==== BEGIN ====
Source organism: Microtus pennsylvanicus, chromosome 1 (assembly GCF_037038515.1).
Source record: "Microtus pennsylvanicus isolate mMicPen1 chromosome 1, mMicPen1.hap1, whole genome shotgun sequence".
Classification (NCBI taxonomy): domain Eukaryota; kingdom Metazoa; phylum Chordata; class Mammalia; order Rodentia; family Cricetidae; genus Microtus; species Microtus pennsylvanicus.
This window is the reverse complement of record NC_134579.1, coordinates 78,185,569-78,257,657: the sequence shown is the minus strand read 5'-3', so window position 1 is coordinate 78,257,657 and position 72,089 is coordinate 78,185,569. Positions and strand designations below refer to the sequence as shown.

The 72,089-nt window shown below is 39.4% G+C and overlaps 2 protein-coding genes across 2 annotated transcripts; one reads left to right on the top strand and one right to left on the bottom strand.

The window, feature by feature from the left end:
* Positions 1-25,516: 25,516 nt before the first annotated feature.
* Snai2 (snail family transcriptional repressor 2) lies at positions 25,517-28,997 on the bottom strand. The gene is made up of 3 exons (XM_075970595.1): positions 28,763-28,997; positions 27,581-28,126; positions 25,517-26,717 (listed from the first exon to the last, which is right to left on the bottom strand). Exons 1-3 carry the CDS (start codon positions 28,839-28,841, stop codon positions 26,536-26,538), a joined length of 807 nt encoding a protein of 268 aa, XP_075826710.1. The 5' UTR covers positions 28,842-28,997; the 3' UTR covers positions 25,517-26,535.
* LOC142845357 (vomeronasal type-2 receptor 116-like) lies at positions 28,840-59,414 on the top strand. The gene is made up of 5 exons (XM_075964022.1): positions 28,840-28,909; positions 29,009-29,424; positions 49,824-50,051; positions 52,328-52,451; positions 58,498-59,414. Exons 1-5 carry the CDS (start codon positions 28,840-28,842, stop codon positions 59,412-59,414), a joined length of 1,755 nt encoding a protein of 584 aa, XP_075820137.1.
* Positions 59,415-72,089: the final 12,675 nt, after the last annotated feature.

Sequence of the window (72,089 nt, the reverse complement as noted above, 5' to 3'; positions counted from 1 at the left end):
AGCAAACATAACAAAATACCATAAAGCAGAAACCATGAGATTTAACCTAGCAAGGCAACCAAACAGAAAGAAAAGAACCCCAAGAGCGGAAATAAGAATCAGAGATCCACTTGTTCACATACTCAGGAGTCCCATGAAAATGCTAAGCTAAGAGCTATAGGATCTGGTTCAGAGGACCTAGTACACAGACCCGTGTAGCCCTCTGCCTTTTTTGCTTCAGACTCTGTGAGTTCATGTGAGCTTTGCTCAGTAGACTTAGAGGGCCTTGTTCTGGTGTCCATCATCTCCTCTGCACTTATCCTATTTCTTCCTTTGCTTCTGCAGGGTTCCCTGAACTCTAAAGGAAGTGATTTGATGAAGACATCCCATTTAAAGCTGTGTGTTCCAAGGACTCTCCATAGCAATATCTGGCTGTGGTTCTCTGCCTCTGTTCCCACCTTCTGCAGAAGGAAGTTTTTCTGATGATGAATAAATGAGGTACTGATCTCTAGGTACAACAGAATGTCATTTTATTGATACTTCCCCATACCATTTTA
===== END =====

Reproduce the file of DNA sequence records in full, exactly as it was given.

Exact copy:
Source organism: Microtus pennsylvanicus, chromosome 1 (assembly GCF_037038515.1).
Source record: "Microtus pennsylvanicus isolate mMicPen1 chromosome 1, mMicPen1.hap1, whole genome shotgun sequence".
Classification (NCBI taxonomy): domain Eukaryota; kingdom Metazoa; phylum Chordata; class Mammalia; order Rodentia; family Cricetidae; genus Microtus; species Microtus pennsylvanicus.
This window is the reverse complement of record NC_134579.1, coordinates 78,185,569-78,257,657: the sequence shown is the minus strand read 5'-3', so window position 1 is coordinate 78,257,657 and position 72,089 is coordinate 78,185,569. Positions and strand designations below refer to the sequence as shown.

The 72,089-nt window shown below is 39.4% G+C and overlaps 2 protein-coding genes across 2 annotated transcripts; one reads left to right on the top strand and one right to left on the bottom strand.

The window, feature by feature from the left end:
* Positions 1-25,516: 25,516 nt before the first annotated feature.
* Snai2 (snail family transcriptional repressor 2) lies at positions 25,517-28,997 on the bottom strand. The gene is made up of 3 exons (XM_075970595.1): positions 28,763-28,997; positions 27,581-28,126; positions 25,517-26,717 (listed from the first exon to the last, which is right to left on the bottom strand). Exons 1-3 carry the CDS (start codon positions 28,839-28,841, stop codon positions 26,536-26,538), a joined length of 807 nt encoding a protein of 268 aa, XP_075826710.1. The 5' UTR covers positions 28,842-28,997; the 3' UTR covers positions 25,517-26,535.
* LOC142845357 (vomeronasal type-2 receptor 116-like) lies at positions 28,840-59,414 on the top strand. The gene is made up of 5 exons (XM_075964022.1): positions 28,840-28,909; positions 29,009-29,424; positions 49,824-50,051; positions 52,328-52,451; positions 58,498-59,414. Exons 1-5 carry the CDS (start codon positions 28,840-28,842, stop codon positions 59,412-59,414), a joined length of 1,755 nt encoding a protein of 584 aa, XP_075820137.1.
* Positions 59,415-72,089: the final 12,675 nt, after the last annotated feature.

Sequence of the window (72,089 nt, the reverse complement as noted above, 5' to 3'; positions counted from 1 at the left end):
AGCAAACATAACAAAATACCATAAAGCAGAAACCATGAGATTTAACCTAGCAAGGCAACCAAACAGAAAGAAAAGAACCCCAAGAGCGGAAATAAGAATCAGAGATCCACTTGTTCACATACTCAGGAGTCCCATGAAAATGCTAAGCTAAGAGCTATAGGATCTGGTTCAGAGGACCTAGTACACAGACCCGTGTAGCCCTCTGCCTTTTTTGCTTCAGACTCTGTGAGTTCATGTGAGCTTTGCTCAGTAGACTTAGAGGGCCTTGTTCTGGTGTCCATCATCTCCTCTGCACTTATCCTATTTCTTCCTTTGCTTCTGCAGGGTTCCCTGAACTCTAAAGGAAGTGATTTGATGAAGACATCCCATTTAAAGCTGTGTGTTCCAAGGACTCTCCATAGCAATATCTGGCTGTGGTTCTCTGCCTCTGTTCCCACCTTCTGCAGAAGGAAGTTTTTCTGATGATGAATAAATGAGGTACTGATCTCTAGGTACAACAGAATGTCATTTTATTGATACTTCCCCATACCATTTTA